period of 5 years from the date of their going into production. On a further
request made by them the period of concession was extended from 5 to 10 years subject to the condition that Government
reserved its right to review the position after first 5 years. This concession
commenced from 1.10.1978. Concessional period of first five years expired on 30th September, 1983. The Government of Andhra Pradesh
reviewed the matter and issued orders contained in G.O.Ms. No.65 dated 9.2.1984
withdrawing the said concession altogether w.e.f. 1.10.1983. G.O.Ms. No.65
dated 9.2.1984 was challenged by filing writ petitions which were dismissed by
the single Judge of the High Court. Further appeal filed before the Division
Bench was also dismissed. However, it was held that the said G.O.Ms. being
administrative in character, could not be given retrospective effect.
judgment became final between the parties.
continue with the facts from the previous paragraph the rates of royalty fixed
by the Government Memorandum dated 2.9.1975 @ Rs.60/- per Tonne for barked soft
including Bamboo and Rs.30/- per Tonne for barked hard wood were valid for the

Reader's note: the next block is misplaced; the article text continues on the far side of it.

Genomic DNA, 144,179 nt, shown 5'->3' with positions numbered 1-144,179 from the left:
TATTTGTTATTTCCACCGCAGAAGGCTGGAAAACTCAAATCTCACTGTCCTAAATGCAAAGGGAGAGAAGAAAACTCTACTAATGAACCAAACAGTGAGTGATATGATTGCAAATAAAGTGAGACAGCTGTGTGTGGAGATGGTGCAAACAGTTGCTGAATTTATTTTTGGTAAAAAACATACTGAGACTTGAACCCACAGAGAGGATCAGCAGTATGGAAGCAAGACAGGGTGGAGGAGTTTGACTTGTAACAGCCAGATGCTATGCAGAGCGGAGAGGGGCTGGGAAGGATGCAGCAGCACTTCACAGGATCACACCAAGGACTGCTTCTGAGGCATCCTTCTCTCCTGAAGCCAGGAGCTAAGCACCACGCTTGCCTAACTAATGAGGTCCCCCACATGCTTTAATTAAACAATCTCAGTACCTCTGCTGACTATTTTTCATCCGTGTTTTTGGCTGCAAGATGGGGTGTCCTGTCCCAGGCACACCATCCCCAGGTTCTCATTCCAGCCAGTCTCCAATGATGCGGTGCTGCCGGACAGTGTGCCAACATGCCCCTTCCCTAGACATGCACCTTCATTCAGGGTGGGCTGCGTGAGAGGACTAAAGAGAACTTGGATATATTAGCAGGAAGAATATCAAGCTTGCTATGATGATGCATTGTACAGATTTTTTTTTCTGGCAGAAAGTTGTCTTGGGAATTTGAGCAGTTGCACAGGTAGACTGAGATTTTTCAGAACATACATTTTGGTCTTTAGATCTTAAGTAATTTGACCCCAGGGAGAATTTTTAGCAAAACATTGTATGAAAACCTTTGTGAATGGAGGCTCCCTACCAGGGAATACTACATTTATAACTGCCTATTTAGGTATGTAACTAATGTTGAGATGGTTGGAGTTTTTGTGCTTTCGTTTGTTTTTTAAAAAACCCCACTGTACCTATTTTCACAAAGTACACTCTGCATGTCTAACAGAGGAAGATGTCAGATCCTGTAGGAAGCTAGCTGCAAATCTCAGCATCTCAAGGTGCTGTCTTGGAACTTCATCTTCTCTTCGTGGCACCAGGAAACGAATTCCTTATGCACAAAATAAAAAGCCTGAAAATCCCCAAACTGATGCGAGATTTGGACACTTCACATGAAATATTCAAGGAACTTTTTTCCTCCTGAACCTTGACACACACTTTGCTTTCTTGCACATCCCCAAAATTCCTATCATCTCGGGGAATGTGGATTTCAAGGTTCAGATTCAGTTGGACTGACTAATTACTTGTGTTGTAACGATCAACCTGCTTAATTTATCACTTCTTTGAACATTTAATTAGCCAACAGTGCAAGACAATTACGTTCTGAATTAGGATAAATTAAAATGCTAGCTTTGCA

period 1-10-1975 to 30th September, 1980. The Government desired to fix revised
royalty rates for the next five years. It appears that the Chief Conservator of
Forests submitted proposals in February and June, 1980 suggesting a rate of
Rs.425/- per Metric Tonne for bamboo and Rs.75/- per Metric Tonne for mixed
hardwood for supply to Paper Mills. He based his figures on the minimum cost of
production as per policy accepted by the Central Board of Forests. The
Government, however, appointed a Committee of officials to consider the factors
relating to fixation of royalty rates on the forest produce to be supplied to
wood based industries on a sustained basis, and to make recommendations to the
Government. The Committee consisted of
to Government, Forests & Rural Development Department(Chairman)
Joint Secretary, Industries and Commerce Department(Member),
Deputy Secretary, Finance & Planning(Member),
Managing Director, A.P.Forest Development Corporation(Member), and 5. Chief
Conservator of Forests(member/Secretary).
Committee called upon the wood-based industries for such information, as they
liked, for consideration of the committee. After looking into the material
supplied by the Mills and other material gathered by it, and after examining
the several alternative methods for determining the price of forest produce,
the committee was of the opinion that the cost of regeneration be taken to be
the price at which the forest produce shall be supplied to these industries. On